Before I die I want to share this awesome book with you

As 2013 draws to a close, we’re taking some time to pay homage to Idealists who’ve made a commitment to doing good across 365 days.

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A page featuring South Korea from the Before I Die book.

What do you want to do before you die?

It’s a question that can make even the most certain of us uncomfortable. It makes us reflect on both what we’ve done with our lives and what we haven’t, and forces us to confront our mortality. We won’t be here forever.

But artist and urban designer Candy Chang knows it’s a question that can also make us do something about all of our unfulfilled dreams and desires.

Inspired by a mother figure who passed away in 2011, Candy stenciled “Before I die I want to _____” on an abandoned house in her home city of New Orleans. Anybody who walked by could pick up a piece a chalk and make their personal aspirations public. The results were heartfelt and humorous—and the project exploded around the world.

Candy says:

At their greatest, our public spaces can nourish our well-being and help us see that we’re not alone as we try to make sense of our lives. They can help us grieve together and be alone together. Each passerby is another person full of longing, anxiety, fear, and wonder. With more ways to share in public space, the people around us not only help us make better places, they can help us become our best selves.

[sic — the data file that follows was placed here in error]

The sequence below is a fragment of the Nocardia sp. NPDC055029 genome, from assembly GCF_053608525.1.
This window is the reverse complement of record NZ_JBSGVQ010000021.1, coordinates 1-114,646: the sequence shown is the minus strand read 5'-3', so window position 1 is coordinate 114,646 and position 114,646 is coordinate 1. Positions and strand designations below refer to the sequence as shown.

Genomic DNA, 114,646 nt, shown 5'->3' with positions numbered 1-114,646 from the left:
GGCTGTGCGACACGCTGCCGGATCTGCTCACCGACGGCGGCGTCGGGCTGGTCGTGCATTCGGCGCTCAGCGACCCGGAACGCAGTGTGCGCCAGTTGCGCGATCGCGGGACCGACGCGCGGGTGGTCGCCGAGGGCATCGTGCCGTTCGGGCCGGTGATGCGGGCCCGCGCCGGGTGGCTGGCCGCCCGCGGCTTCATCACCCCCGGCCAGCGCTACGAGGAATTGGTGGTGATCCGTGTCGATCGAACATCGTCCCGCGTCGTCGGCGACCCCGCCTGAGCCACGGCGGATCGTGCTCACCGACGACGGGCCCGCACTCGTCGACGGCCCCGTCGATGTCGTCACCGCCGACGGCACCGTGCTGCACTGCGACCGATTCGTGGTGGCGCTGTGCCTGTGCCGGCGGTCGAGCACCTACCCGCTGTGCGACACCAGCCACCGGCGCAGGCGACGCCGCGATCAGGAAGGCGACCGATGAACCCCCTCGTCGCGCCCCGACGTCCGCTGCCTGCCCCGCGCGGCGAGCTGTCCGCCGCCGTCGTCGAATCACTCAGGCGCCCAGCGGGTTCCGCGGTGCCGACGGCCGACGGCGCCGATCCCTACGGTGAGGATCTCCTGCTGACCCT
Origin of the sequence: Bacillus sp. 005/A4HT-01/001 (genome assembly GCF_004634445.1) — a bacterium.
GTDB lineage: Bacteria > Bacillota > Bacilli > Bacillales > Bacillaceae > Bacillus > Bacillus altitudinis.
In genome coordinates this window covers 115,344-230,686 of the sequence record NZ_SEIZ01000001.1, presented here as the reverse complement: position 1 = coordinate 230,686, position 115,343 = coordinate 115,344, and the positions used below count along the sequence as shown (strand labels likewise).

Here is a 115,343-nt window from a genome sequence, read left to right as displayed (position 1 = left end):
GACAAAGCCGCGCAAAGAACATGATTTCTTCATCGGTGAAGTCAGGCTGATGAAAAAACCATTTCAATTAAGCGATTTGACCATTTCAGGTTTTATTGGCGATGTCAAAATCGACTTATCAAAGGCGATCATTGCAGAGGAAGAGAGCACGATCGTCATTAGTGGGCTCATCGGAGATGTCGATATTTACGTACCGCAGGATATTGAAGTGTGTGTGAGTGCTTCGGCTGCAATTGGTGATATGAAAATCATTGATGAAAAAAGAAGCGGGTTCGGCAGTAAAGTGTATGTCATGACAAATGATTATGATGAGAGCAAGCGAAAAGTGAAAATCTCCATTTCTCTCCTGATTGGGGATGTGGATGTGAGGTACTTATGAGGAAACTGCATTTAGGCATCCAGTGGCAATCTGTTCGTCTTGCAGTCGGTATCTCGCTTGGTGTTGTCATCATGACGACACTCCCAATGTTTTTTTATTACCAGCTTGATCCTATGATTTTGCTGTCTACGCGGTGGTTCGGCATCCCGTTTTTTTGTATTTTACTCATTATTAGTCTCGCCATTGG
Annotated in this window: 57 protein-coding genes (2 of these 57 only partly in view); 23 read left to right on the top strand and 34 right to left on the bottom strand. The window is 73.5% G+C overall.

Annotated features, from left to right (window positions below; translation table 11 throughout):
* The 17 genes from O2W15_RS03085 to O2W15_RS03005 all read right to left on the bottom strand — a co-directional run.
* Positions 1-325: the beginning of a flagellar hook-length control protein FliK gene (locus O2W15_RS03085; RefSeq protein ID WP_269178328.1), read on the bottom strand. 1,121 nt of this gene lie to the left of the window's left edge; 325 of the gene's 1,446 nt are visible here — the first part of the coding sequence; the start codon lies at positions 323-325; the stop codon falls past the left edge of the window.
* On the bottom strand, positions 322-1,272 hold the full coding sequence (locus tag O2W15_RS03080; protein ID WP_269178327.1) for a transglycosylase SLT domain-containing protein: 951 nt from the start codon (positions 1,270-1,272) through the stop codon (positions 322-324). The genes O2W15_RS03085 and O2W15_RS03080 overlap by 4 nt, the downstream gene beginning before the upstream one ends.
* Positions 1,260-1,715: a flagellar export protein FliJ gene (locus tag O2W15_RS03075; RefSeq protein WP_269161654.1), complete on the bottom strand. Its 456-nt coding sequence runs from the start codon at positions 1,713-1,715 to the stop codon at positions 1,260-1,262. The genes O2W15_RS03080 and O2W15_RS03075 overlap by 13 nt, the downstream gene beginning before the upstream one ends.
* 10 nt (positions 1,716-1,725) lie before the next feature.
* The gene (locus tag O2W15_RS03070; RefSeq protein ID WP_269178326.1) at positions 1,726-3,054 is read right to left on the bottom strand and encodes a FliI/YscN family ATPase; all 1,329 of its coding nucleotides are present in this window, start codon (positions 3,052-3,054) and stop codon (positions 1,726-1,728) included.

Knowing that there were vacant lots, campuses, construction sites, and more waiting to be transformed into community spaces around the world, Candy created a toolkit so that anyone anywhere could do the same. Walls that took months to plan and build started going up from South Dakota to Capetown to South Korea. To date, there have been 400 walls in over 60 countries. 

It was a beautiful example of an idea spreading. And people continue to pick up chalk and write.

This past year, Candy compiled some of her favorite walls and the stories of how they came to be into one book. It’s a breathtaking account of our humanity in all its hope, humor, sorrow, joy, and longing. I read the entire book on a recent flight across the country. Not even 30 Rock reruns could make me put it down.

Before I die I want to dance in every country in the world. What do you want to do?

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New card game brings death to the table

This week’s spotlight: all things death.

 

Can’t make it to a Death Cafe? Try talking about end-of-life issues in the comfort of your home with My Gift of Grace.

“We spend most of our lives avoiding thoughts of mortality, which means that when we have to talk about illness and death, we’re unprepared,” say the folks at The Action Mill, a design firm who recently produced a conversation game that encourages people to talk about end-of-life issues. Called My Gift of Grace, it’s part of the firm’s “contribution to the growing movement to unhide death.”